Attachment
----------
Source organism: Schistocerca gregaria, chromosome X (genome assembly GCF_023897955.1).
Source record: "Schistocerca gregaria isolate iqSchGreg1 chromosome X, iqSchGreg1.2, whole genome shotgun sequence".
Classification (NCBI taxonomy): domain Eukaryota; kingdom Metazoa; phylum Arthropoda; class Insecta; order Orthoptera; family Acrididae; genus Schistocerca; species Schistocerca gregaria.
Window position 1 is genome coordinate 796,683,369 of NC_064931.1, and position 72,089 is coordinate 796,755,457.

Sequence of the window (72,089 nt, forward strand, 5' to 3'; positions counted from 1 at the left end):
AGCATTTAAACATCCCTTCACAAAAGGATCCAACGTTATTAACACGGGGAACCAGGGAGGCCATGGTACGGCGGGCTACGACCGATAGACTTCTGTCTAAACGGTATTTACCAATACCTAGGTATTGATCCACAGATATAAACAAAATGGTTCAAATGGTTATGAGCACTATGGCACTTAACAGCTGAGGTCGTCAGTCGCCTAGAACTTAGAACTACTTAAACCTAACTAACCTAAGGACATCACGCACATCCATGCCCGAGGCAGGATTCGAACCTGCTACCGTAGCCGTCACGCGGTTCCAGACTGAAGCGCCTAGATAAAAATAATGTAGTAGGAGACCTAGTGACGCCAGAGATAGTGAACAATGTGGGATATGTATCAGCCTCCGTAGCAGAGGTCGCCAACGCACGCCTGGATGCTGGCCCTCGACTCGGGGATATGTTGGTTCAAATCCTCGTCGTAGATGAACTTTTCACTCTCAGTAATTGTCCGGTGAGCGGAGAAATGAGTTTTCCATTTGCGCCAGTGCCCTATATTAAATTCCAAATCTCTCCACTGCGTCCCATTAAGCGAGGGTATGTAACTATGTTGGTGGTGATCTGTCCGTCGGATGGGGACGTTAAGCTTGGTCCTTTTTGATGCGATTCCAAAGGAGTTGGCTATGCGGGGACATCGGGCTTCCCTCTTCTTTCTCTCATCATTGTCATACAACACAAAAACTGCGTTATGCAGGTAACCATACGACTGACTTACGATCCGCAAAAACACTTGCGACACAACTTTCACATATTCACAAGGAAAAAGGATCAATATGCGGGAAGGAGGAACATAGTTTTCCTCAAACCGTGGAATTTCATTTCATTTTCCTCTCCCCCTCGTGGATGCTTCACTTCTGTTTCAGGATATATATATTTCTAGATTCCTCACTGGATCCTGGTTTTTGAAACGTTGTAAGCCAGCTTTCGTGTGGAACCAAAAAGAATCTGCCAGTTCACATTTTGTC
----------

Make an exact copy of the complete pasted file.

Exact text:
Source organism: Schistocerca gregaria, chromosome X (genome assembly GCF_023897955.1).
Source record: "Schistocerca gregaria isolate iqSchGreg1 chromosome X, iqSchGreg1.2, whole genome shotgun sequence".
Classification (NCBI taxonomy): domain Eukaryota; kingdom Metazoa; phylum Arthropoda; class Insecta; order Orthoptera; family Acrididae; genus Schistocerca; species Schistocerca gregaria.
Window position 1 is genome coordinate 796,683,369 of NC_064931.1, and position 72,089 is coordinate 796,755,457.

Sequence of the window (72,089 nt, forward strand, 5' to 3'; positions counted from 1 at the left end):
AGCATTTAAACATCCCTTCACAAAAGGATCCAACGTTATTAACACGGGGAACCAGGGAGGCCATGGTACGGCGGGCTACGACCGATAGACTTCTGTCTAAACGGTATTTACCAATACCTAGGTATTGATCCACAGATATAAACAAAATGGTTCAAATGGTTATGAGCACTATGGCACTTAACAGCTGAGGTCGTCAGTCGCCTAGAACTTAGAACTACTTAAACCTAACTAACCTAAGGACATCACGCACATCCATGCCCGAGGCAGGATTCGAACCTGCTACCGTAGCCGTCACGCGGTTCCAGACTGAAGCGCCTAGATAAAAATAATGTAGTAGGAGACCTAGTGACGCCAGAGATAGTGAACAATGTGGGATATGTATCAGCCTCCGTAGCAGAGGTCGCCAACGCACGCCTGGATGCTGGCCCTCGACTCGGGGATATGTTGGTTCAAATCCTCGTCGTAGATGAACTTTTCACTCTCAGTAATTGTCCGGTGAGCGGAGAAATGAGTTTTCCATTTGCGCCAGTGCCCTATATTAAATTCCAAATCTCTCCACTGCGTCCCATTAAGCGAGGGTATGTAACTATGTTGGTGGTGATCTGTCCGTCGGATGGGGACGTTAAGCTTGGTCCTTTTTGATGCGATTCCAAAGGAGTTGGCTATGCGGGGACATCGGGCTTCCCTCTTCTTTCTCTCATCATTGTCATACAACACAAAAACTGCGTTATGCAGGTAACCATACGACTGACTTACGATCCGCAAAAACACTTGCGACACAACTTTCACATATTCACAAGGAAAAAGGATCAATATGCGGGAAGGAGGAACATAGTTTTCCTCAAACCGTGGAATTTCATTTCATTTTCCTCTCCCCCTCGTGGATGCTTCACTTCTGTTTCAGGATATATATATTTCTAGATTCCTCACTGGATCCTGGTTTTTGAAACGTTGTAAGCCAGCTTTCGTGTGGAACCAAAAAGAATCTGCCAGTTCACATTTTGTC